Free AIDS drugs trigger strong side effects
For most HIV/AIDS sufferers in China, the free medication scheme initiated last year brought a ray of hope.
Last July China started to provide free anti-retroviral drugs that hold AIDS at bay for all HIV/AIDS sufferers in rural areas, and for those in urban areas who are not covered by medical insurance and lack the economic means to pay for treatment.
Up to now, more than 6,000 HIV carriers are receiving regular treatment, said Hao Yang, with the HIV/AIDS division of the Ministry of Health.
"It is a rare practice in the world to provide free medicines for HIV/AIDS patients," said Zhang Ke, a HIV/AIDS doctor from Beijing You'an Hospital, who has been engaged in HIV/AIDS clinical treatment and training work in Henan villages since 1999.
In Henan's Xincai County, where the virus has claimed about 40 lives, only six people died last year after the government began to provide free medicine.
Despite the possible positive effects the free medicine could bring, Wang Xiuling, an HIV/AIDS carrier in Shuangmiao Village, Shangqiu City of Henan Province, decided to stop the medicine completely last July after only 15 days.
Wang and her husband were identified as HIV carriers three years ago.
A total of 474 people have been confirmed as HIV carriers in Wang's village, and all of them began receiving free anti-virus medicine last June.
However, the majority of them stopped treatment after one month, according to Zhu Yuanwei, the village doctor of Shuangmiao.
"The taste of the medicine is quite bad. Before taking it I still could do farming work. But after I took the medicine I became so uncomfortable that I could not do anything," an unnamed villager said.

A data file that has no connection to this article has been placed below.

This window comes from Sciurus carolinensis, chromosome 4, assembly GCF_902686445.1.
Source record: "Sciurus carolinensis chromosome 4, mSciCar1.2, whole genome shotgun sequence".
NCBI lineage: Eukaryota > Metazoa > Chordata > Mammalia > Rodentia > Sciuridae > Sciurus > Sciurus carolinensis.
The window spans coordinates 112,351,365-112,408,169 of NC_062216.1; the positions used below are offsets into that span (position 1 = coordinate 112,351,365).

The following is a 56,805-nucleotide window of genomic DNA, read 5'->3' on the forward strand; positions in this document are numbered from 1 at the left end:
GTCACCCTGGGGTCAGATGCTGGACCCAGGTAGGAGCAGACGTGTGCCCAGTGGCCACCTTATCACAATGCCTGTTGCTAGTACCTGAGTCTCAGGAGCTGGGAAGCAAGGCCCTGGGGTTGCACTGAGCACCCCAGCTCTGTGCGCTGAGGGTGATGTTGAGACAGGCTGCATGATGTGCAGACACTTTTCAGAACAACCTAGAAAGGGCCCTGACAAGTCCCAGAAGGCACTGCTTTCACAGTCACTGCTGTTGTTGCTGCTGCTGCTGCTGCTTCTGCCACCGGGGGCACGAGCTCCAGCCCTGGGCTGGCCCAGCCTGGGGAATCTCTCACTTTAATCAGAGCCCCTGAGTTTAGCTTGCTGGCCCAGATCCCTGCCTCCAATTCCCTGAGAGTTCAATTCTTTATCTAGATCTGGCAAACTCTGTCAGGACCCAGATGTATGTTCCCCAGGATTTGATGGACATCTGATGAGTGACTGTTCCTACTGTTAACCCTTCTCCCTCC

In many HIV/AIDS patients' homes, bottles of drugs given free by village doctors are collecting dust because they have not been touched for a long time.
The side effects generally include headache, blurred vision, numbness in the limbs, diarrhea, and many other uncomfortable feelings.
Now the 42-year-old Wang is seriously ill because of the lack of treatment.
"According to my investigation, about 40 per cent of HIV/AIDS patients in Henan have completely quit the anti-virus treatment, and most just take medicine for less than one month," said Zhang Ke.
There are more than 10,000 HIV/AIDS sufferers in the province, according to an official report.
It is normal for people to feel bad when they begin taking anti-virus medicines, according to Gui Xi'en, a HIV/AIDS expert from Central China's Hubei Province.
However, maintaining the treatments is the only effective way to save peoples' life.
And after a short time the side effects become weaker and patients feel much better, Gui noted.
In fact, many people who insist on taking the medicine have recovered from the ill conditions and even have been able to resume farming.
In Henan, "health authorities just gave the drugs to the village doctors who have little AIDS treatment skills. And then the drugs are put in the hands of AIDS victims," said Gui.